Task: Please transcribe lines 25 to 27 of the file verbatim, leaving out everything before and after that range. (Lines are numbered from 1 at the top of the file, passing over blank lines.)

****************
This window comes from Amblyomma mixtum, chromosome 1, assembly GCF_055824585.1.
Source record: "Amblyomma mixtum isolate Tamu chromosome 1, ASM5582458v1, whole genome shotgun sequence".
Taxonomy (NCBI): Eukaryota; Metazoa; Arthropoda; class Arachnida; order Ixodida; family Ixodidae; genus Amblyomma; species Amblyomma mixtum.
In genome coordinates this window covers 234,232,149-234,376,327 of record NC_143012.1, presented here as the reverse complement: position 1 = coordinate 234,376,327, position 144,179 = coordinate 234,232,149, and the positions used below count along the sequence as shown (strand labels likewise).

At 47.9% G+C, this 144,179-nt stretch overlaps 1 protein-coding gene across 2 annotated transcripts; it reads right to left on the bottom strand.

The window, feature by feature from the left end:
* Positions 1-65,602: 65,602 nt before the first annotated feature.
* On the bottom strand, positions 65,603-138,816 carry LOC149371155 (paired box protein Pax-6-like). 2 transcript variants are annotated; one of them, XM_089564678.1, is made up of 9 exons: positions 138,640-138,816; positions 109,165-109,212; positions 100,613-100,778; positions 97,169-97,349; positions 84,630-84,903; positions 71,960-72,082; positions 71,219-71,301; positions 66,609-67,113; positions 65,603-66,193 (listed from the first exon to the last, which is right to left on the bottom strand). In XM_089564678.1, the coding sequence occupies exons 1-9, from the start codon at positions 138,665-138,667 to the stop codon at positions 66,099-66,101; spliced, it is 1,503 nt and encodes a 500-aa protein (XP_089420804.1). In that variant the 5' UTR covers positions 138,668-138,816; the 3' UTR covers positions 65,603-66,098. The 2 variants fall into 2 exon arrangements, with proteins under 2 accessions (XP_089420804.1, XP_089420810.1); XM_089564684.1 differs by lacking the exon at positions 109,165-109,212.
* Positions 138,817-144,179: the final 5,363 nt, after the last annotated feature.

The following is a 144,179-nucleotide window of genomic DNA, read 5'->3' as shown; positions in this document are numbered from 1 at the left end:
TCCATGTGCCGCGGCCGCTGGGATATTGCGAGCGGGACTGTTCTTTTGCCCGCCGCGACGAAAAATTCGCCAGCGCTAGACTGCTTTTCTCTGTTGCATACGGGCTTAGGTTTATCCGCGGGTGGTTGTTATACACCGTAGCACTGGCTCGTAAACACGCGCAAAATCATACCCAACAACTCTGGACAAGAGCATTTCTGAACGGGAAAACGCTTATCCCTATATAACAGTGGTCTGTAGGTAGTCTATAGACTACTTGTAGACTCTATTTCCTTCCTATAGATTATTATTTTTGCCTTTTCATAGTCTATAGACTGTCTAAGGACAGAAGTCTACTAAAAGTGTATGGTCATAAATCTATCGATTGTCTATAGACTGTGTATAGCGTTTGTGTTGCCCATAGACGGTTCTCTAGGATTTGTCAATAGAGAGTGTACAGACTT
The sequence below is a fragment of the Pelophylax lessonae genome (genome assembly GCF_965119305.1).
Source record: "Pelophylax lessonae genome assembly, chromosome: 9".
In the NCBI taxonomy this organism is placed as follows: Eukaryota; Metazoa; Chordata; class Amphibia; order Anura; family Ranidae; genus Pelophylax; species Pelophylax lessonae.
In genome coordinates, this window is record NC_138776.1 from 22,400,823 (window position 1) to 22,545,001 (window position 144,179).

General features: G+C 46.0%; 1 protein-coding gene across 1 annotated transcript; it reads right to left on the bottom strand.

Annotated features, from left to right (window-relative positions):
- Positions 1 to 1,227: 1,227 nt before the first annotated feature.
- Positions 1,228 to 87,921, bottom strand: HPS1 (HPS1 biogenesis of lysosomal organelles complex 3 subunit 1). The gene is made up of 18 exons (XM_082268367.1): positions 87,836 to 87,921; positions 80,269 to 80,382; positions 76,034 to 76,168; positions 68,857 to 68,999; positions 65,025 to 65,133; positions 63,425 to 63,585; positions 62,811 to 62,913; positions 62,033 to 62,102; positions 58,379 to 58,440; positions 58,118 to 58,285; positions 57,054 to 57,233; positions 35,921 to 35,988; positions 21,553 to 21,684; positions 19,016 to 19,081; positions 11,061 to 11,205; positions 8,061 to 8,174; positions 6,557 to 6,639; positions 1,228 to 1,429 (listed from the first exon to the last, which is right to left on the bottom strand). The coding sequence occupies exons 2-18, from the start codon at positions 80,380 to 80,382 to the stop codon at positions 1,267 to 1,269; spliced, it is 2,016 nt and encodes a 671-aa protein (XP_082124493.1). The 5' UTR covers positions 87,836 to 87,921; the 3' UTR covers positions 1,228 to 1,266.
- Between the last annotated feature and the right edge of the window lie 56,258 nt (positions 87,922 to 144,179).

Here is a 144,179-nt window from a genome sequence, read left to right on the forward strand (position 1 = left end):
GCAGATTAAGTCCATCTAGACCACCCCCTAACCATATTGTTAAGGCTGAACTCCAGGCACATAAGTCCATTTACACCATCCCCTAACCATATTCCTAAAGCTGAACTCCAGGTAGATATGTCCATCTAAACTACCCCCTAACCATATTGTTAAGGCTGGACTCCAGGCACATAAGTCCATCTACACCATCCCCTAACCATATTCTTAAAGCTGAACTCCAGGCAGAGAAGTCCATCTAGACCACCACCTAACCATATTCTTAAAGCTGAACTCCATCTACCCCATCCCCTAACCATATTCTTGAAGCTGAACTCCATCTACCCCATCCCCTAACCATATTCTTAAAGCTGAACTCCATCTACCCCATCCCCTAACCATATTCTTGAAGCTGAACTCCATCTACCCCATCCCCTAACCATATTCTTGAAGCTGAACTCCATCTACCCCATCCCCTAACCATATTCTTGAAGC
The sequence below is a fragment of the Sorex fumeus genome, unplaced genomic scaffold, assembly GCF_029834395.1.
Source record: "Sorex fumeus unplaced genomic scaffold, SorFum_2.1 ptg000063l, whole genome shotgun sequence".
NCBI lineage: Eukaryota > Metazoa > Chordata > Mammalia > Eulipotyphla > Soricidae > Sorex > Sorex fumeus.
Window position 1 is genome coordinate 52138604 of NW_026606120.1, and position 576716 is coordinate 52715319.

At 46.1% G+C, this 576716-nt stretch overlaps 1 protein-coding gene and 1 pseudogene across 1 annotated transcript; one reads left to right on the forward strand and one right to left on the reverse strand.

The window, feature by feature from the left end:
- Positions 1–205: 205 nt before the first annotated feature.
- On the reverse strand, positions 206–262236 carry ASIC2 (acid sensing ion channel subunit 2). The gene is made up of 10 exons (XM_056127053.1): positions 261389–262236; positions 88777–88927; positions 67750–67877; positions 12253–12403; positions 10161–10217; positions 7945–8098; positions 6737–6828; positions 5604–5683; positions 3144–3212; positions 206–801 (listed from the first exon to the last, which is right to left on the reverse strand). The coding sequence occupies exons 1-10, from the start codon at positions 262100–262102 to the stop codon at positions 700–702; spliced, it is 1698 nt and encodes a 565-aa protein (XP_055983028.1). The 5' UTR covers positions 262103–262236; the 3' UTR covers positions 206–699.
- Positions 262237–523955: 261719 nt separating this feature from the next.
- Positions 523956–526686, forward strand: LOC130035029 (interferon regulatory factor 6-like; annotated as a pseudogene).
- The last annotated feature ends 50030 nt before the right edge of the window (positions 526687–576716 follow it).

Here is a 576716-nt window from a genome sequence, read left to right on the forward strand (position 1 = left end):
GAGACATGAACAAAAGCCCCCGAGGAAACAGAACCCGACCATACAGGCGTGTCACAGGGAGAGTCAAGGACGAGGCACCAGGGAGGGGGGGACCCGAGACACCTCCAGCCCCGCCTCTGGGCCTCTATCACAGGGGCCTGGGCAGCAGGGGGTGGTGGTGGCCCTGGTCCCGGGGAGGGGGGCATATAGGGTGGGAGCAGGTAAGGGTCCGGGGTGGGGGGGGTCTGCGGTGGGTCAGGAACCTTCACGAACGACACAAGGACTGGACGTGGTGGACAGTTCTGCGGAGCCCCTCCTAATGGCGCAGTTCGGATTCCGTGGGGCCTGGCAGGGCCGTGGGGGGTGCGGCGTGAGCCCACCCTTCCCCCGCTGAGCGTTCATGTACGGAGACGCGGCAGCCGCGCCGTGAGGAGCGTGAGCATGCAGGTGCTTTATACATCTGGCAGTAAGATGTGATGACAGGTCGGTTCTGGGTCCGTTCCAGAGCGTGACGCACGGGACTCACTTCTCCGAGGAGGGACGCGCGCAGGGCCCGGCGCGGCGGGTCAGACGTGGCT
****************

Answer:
NCBI lineage: Eukaryota > Metazoa > Chordata > Mammalia > Eulipotyphla > Soricidae > Sorex > Sorex fumeus.
Window position 1 is genome coordinate 52138604 of NW_026606120.1, and position 576716 is coordinate 52715319.

At 46.1% G+C, this 576716-nt stretch overlaps 1 protein-coding gene and 1 pseudogene across 1 annotated transcript; one reads left to right on the forward strand and one right to left on the reverse strand.